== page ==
Cortisone Injection

Introduction

Cortisone is the name used to describe a group of drugs commonly known as corticosteroids. Cortisone is used to treat pain in various parts of the body where inflammation is felt to be the cause of this pain. The reason why cortisone is effective in treating this pain is because it is a powerful anti-inflammatory. Please note this is NOT the same steroid as used by body builders.

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Why inject cortisone?

Cortisone injections are performed in order to reduce or even eliminate pain associated with a variety of disorders, such as:

  • Bursitis (inflammation of the bursa most commonly shoulder and hip)
  • Arthritis (any joint may be injected, including joints of the spine)
  • Nerve pain (most commonly for sciatica and carpal tunnel syndrome)
  • Tendinitis and Tenosynovitis (such as trigger finger, DeQuervain’s tenosynovitis, Tennis and Golfer’s elbow)
  • Other miscellaneous conditions where inflammation is a contributor to the pain, for example plantar fasciitis, frozen shoulder/adhesive capsulitis, Morton’s neuroma, ganglion cyst injections and Dupuytren’s contracture.

How is cortisone administered?

Cortisone is injected under imaging guidance to allow accurate delivery to the area of interest.

What are the benefits, risks and side-effects of cortisone injections?

As for all medical procedures, there are risks associated with the administration of any medication, including cortisone. The chances of cortisone providing you with the benefit of pain relief in most patients outweighs the risk of experiencing any side effect(s) . The decision to inject cortisone is not taken lightly and is carefully made by your referring doctor and based on your diagnosis and past medical history. Sometimes where the diagnosis is not clear, a trial injection is given into the body region that is suspected of causing your pain.

The side effects and risks of a cortisone injection include:

  • Allergy to any of the substances utilised during the procedure, such as the cortisone, dressing, local anaesthetic or antiseptic. This is usually minor and self limiting.
  • The cortisone may result in palpitations, hot flushes, insomnia, and mild mood disturbance. This usually resolves within 24 hours and no treatment is necessary.
  • Infection is a rare but serious complication, especially if injected into a joint. Most infections take at least a day or two to manifest, so pain at the injection site after 48 hours is considered to be due to an infection until proven otherwise. Even if not definitively proven, you may be commenced on empirical antibiotic treatment.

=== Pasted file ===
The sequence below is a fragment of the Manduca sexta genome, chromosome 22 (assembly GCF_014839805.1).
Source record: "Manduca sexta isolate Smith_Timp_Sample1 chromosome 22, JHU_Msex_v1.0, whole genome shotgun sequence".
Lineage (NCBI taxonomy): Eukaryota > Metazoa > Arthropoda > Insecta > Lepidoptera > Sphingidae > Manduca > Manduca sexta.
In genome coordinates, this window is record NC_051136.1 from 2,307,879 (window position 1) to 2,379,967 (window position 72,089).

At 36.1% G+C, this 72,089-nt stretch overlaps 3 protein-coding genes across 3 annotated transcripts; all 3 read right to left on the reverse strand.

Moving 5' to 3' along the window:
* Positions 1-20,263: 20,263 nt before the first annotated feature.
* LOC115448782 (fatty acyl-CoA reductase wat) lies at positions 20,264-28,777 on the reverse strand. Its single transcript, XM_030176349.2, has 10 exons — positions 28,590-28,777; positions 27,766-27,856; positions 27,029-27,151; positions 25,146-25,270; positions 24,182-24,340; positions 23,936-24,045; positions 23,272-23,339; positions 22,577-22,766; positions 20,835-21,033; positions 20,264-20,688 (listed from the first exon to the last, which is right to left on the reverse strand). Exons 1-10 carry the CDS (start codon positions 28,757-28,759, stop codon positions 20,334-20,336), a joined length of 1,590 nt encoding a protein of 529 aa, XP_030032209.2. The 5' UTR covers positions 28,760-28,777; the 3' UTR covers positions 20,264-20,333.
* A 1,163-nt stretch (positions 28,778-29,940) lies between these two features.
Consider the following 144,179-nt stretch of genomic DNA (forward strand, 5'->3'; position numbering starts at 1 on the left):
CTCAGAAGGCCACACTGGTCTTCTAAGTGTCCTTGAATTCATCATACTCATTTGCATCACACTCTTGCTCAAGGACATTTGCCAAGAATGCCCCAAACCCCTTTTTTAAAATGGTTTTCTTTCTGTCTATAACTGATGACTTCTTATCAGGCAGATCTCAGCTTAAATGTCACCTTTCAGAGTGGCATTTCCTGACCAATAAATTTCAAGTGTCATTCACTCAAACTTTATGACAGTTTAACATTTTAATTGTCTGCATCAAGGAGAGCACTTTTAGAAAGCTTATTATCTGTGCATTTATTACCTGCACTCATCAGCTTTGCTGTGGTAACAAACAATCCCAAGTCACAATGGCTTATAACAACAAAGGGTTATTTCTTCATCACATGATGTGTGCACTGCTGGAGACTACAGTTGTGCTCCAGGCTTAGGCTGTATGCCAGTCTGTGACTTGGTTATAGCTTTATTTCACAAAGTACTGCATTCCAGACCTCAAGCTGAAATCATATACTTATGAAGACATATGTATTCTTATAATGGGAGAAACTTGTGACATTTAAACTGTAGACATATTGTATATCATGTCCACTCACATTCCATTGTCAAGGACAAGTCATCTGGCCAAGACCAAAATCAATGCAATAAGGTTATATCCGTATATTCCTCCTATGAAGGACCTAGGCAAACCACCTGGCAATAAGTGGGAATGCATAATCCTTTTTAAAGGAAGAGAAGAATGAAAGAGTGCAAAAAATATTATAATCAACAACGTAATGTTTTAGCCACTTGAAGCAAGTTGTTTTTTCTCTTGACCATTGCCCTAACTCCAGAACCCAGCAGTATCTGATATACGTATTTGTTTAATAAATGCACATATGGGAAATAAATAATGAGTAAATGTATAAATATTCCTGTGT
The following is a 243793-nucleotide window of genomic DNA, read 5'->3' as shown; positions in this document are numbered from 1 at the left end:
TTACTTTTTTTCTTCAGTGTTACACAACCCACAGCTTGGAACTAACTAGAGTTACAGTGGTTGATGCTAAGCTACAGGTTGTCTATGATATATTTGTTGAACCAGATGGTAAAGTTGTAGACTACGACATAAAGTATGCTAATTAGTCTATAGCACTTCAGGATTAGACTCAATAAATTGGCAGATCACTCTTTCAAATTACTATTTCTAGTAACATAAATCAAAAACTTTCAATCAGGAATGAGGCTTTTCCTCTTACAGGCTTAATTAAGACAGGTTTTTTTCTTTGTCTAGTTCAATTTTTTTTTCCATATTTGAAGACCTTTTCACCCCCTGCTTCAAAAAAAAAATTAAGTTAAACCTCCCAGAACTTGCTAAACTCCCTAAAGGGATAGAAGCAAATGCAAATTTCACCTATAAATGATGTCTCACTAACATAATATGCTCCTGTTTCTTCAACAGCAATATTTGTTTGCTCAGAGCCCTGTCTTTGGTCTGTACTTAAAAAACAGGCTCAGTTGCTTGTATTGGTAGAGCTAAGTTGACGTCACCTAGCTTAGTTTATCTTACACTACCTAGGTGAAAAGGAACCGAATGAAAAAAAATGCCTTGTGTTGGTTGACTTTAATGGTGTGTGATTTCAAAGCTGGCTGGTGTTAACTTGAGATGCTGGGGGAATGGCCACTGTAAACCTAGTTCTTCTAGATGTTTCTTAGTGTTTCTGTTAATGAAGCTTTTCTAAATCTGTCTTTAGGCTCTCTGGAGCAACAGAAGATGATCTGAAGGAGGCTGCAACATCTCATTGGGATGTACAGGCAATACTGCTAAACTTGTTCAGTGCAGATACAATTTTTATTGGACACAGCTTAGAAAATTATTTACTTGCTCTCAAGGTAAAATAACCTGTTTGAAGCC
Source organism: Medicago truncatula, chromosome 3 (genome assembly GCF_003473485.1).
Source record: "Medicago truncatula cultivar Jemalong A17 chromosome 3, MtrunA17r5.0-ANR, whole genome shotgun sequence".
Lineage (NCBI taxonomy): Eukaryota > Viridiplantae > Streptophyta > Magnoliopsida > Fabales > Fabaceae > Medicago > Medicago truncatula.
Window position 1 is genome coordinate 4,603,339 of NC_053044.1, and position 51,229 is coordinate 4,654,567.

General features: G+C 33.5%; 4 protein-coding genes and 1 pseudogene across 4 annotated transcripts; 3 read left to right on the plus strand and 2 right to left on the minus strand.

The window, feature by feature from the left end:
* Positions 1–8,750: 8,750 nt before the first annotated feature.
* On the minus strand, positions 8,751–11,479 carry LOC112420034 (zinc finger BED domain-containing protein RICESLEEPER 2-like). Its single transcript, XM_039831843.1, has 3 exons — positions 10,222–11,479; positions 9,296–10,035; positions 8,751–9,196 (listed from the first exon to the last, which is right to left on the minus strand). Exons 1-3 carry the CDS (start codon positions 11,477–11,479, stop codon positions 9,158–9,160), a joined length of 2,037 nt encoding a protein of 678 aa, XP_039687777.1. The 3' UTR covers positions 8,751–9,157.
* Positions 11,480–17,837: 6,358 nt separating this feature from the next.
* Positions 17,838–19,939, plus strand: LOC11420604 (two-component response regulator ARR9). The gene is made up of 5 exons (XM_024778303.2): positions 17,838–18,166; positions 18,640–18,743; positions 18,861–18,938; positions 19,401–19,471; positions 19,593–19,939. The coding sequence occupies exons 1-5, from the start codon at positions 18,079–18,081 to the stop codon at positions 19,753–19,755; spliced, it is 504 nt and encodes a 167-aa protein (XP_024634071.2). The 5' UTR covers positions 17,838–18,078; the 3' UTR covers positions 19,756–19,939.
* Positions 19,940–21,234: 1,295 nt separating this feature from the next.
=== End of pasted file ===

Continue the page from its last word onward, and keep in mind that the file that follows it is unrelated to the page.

• Local bruising.
  • Localised skin and subcutaneous fat atrophy (thinning resulting in dimpling).
  • Hypopigmentation (whitening of the skin) at the injection site. This most commonly happens in injections of the palm of the hand or sole of the foot.
  • Mild increase in blood sugar levels in diabetic patients for several days (may last up to a week).
  • Transient increase in pain at the injection site before the cortisone takes effect. Occasionally this may be severe, however usually lasts only 24–48 hours and is treated with a cold pack, paracetamol and anti-inflammatory medication. If this occurs and you are concerned, especially if the pain is not settling despite the above treatment, then please call the clinic to discuss this with one of our doctors.
  • Cortisone injection administered directly into a tendon has been reported to weaken and damage the collagen fibers, thus carrying a risk of delayed rupture. For this reason, cortisone is only injected around the tissue surrounding a tendon and the tendon is rested for one week.
  • An extremely rare complication is avascular necrosis (bone death) which some doctors suspect may rarely occur when cortisone is injected into a joint, though this has not been proven.

Remember that the side effects of cortisone commonly reported in the media, such as osteoporosis, weight gain, acne and diabetes only occur when taking cortisone tablets for at least several weeks. These side effects do not occur with the careful use of cortisone injections.

Are there any alternatives to a cortisone injection?

Yes. Since a cortisone injection is used for treating pain, it is an optional procedure. Other options should be discussed with your referring doctor and may include anti-inflammatory medications, exercise, physiotherapy and surgery. The role of our radiologist is to perform the procedure requested by your referring doctor and, therefore, ensure that the cortisone is injected safely and into the correct location.

How many cortisone injections are permitted?

There is no scientifically proven limit for cortisone injections, however as a general rule, three injections into the same body part are permitted over a twelve month period. Injections more frequent than this are felt to place the injected tissue at risk of softening/weakening, which may be an issue in a joint for example, as this may accelerate arthritis. Also, if you have failed to respond to a series of three injections, then it is probably time your condition was reassessed to find out if the diagnosis is correct.

If you do require more than three injections in a year, then the risk of the injection must be carefully balanced against the benefits of pain relief. Your referring doctor or the doctor at our clinic will be happy to discuss your condition and address any concerns that you may have.

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